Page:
The main problem with Enda Kenny's plan is that he needs to pass a referendum to abolish the Seanad. Articles 18 and 19 outline the requirements and role of the Seanad and both articles would have to be removed. After a succesful referendum, legislation would have to be passed to repeal the enabling legislation. Realistically the Seanad would cease to exist when the general election after the next one is called - sometime between 2015 and 2017 most likely.

The funniest part of this whole situation is that the most vocal opponents of this proposal are the very same FG senators who pretty much to a man will be elected to the Dail next time out. Perhaps they should just keep their heads down and stop drawing attention to the fact that Enda has gone off on yet another solo run.

Thursday, October 15, 2009

Politics of Music

I watched the BBC's How A Choir Works programme last night which finished up with a piece on the power of massed groups singing. It focused on the use of Nkosi Sikeleli Africa by the ANC in its struggle against the apartheid regime in South Africa with shots from various rallies in the 70s and 80s. It brought back to my mind standing outside the Mansion House in the mid 80s with my fist in the air, humming along since I didn't know the words. I don't remember what the exact event was - could have been Dunnes Stores workers or maybe a visit by Archbishop Tutu - but that feeling of unity and purpose brought about by thousands singing together has always stuck with me.

Of course music has been used for political purposes by all sides in disputes and debates. In Ireland we've had the Orange Order bands taking on Sean South from Garryowen. Songs like the Red Flag and The Internationale have been mainstays of the socialist movement for over a hundred years. The music of Orff and Wagner was used to great effect by the Nazi regime in building up national pride in Germany in the 1930s. The music of Mendelssohn had been very popular in Germany during the 20s and early 30s but was phased out of general circulation due to his Jewish ancestry.

Most people's exposue to political music is limited to national anthems being performed before or after sporting events. My personal favorites are the more martial tunes such as La Marseillaise,Fratelli d'Italia and our own Amhran na bhFiann. Compare these to the fairly lacklustre Advance Australia Fair or O Canada and it is easy to see why the former are always sung with more gusto at football matches.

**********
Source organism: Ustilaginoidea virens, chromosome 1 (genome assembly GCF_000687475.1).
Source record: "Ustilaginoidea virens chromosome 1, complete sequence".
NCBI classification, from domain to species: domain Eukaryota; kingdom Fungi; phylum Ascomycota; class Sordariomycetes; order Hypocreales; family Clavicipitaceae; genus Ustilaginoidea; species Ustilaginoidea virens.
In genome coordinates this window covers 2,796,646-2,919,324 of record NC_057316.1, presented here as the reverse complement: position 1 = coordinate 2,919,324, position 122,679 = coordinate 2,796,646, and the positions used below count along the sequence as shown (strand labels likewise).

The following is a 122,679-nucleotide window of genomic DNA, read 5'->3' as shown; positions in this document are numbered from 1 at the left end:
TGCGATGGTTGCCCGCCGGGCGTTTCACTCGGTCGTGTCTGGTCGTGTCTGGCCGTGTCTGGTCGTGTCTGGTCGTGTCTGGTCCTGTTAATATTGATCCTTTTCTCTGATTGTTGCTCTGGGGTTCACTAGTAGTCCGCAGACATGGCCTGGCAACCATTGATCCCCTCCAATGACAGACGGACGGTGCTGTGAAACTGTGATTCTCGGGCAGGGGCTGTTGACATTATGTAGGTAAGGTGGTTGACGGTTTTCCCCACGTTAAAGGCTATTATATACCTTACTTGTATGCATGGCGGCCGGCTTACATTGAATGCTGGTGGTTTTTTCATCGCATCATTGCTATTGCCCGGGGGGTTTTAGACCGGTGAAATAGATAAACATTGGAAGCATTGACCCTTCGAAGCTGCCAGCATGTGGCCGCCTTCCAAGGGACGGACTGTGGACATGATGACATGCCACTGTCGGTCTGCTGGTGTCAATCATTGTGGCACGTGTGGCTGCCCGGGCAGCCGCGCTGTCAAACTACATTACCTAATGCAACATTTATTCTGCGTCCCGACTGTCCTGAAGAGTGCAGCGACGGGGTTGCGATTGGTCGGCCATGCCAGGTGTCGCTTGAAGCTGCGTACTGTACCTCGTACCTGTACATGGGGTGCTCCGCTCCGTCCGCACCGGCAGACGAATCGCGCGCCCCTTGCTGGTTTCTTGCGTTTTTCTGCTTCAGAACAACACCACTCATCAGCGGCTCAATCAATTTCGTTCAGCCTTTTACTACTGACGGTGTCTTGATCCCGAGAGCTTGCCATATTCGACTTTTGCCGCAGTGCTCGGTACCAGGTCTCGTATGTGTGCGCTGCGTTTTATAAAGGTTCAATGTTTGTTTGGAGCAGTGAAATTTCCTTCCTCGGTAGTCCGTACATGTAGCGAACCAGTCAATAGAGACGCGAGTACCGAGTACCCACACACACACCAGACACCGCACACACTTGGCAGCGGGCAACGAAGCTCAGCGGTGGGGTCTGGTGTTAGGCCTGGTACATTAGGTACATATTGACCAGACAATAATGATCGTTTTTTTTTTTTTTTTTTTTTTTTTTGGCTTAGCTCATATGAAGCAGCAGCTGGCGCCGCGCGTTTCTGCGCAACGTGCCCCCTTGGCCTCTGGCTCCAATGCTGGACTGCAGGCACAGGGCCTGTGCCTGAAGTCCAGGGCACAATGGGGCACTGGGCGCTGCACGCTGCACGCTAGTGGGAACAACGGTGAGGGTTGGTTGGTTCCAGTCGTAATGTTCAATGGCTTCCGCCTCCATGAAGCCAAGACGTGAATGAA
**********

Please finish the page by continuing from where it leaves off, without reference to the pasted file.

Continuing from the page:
Finally, to bring it back to where we started, the current anthem of South Africa is a tribute to a nation rebuilding itself. It uses lyrics from five different languages, tunes from both Nikosi Sikeleli and Die Stem and is unique in national anthems in that it doesn't finish in the same key as it started. Talk about making a bold statement for your country.

Tuesday, October 13, 2009

The right to vote

In the last few months the Irish public have gone to the polls on two occasions, to vote on three ballots. Each of these ballots has had different franchise rules governing eligibility to vote
  • Local elections - all permanent residents, irrespective of nationallity, are entitled to vote
  • European elections - all permanent residents who are citizens of an EU country are entitled to vote
  • Lisbon Treaty referendum - all permanent residents who are Irish citizens are entitled to vote.
For completeness I should note that there is a fourth category that covers General Elections which is all permanent residents who are Irish or British citizens. Then add in the potential for zero, one or two votes per person in the Seanad election and you end up with quite a mix of possibilities.

In the last few years the electoral register has come in for a lot of stick. Each time a vote has been arranged there are stories of entire families, or indeed streets, having been struck off and people arriving at polling stations to discover they have been disenfranchised. There are also stories of people recieving multiple polling cards and even a case of the family dog ending up on the register.

So what is the easiest way to solve these problems? I would suggest looking to the people who know everything about everyone - the Revenue Commissioners. They have an easy way of knowing who ever person in the country is - the PPS number. Everyone born since 1971 has one, everyone who works has one, everyone on social welfare has one, the first thing emigrants do on arrival is apply for one. The Revenue are also among the first to know when you die and so could easily remove the deceased from the electoral register.